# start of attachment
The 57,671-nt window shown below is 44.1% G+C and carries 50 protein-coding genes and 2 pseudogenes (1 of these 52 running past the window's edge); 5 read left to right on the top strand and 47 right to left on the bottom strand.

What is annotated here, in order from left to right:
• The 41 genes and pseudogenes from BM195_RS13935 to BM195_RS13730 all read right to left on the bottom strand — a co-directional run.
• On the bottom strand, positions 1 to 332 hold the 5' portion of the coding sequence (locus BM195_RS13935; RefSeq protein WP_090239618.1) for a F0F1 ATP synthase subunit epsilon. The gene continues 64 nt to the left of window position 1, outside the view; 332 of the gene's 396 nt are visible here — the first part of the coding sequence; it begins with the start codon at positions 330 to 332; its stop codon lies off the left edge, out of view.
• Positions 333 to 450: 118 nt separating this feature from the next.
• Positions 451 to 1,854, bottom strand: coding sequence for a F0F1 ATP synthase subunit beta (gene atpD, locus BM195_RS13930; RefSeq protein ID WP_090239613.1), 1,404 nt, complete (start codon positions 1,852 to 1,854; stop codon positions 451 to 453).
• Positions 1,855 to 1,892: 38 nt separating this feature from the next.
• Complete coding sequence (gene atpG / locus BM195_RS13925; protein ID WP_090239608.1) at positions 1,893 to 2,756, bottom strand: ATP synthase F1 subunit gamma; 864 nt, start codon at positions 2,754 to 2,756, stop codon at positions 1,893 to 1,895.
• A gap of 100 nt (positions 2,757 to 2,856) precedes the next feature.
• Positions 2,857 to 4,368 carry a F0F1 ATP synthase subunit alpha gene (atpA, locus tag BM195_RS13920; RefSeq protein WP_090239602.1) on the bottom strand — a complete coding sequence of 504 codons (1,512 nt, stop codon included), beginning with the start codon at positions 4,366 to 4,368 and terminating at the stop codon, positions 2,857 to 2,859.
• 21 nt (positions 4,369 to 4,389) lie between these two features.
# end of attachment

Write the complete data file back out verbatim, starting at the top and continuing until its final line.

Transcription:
The 57,671-nt window shown below is 44.1% G+C and carries 50 protein-coding genes and 2 pseudogenes (1 of these 52 running past the window's edge); 5 read left to right on the top strand and 47 right to left on the bottom strand.

What is annotated here, in order from left to right:
• The 41 genes and pseudogenes from BM195_RS13935 to BM195_RS13730 all read right to left on the bottom strand — a co-directional run.
• On the bottom strand, positions 1 to 332 hold the 5' portion of the coding sequence (locus BM195_RS13935; RefSeq protein WP_090239618.1) for a F0F1 ATP synthase subunit epsilon. The gene continues 64 nt to the left of window position 1, outside the view; 332 of the gene's 396 nt are visible here — the first part of the coding sequence; it begins with the start codon at positions 330 to 332; its stop codon lies off the left edge, out of view.
• Positions 333 to 450: 118 nt separating this feature from the next.
• Positions 451 to 1,854, bottom strand: coding sequence for a F0F1 ATP synthase subunit beta (gene atpD, locus BM195_RS13930; RefSeq protein ID WP_090239613.1), 1,404 nt, complete (start codon positions 1,852 to 1,854; stop codon positions 451 to 453).
• Positions 1,855 to 1,892: 38 nt separating this feature from the next.
• Complete coding sequence (gene atpG / locus BM195_RS13925; protein ID WP_090239608.1) at positions 1,893 to 2,756, bottom strand: ATP synthase F1 subunit gamma; 864 nt, start codon at positions 2,754 to 2,756, stop codon at positions 1,893 to 1,895.
• A gap of 100 nt (positions 2,757 to 2,856) precedes the next feature.
• Positions 2,857 to 4,368 carry a F0F1 ATP synthase subunit alpha gene (atpA, locus tag BM195_RS13920; RefSeq protein WP_090239602.1) on the bottom strand — a complete coding sequence of 504 codons (1,512 nt, stop codon included), beginning with the start codon at positions 4,366 to 4,368 and terminating at the stop codon, positions 2,857 to 2,859.
• 21 nt (positions 4,369 to 4,389) lie between these two features.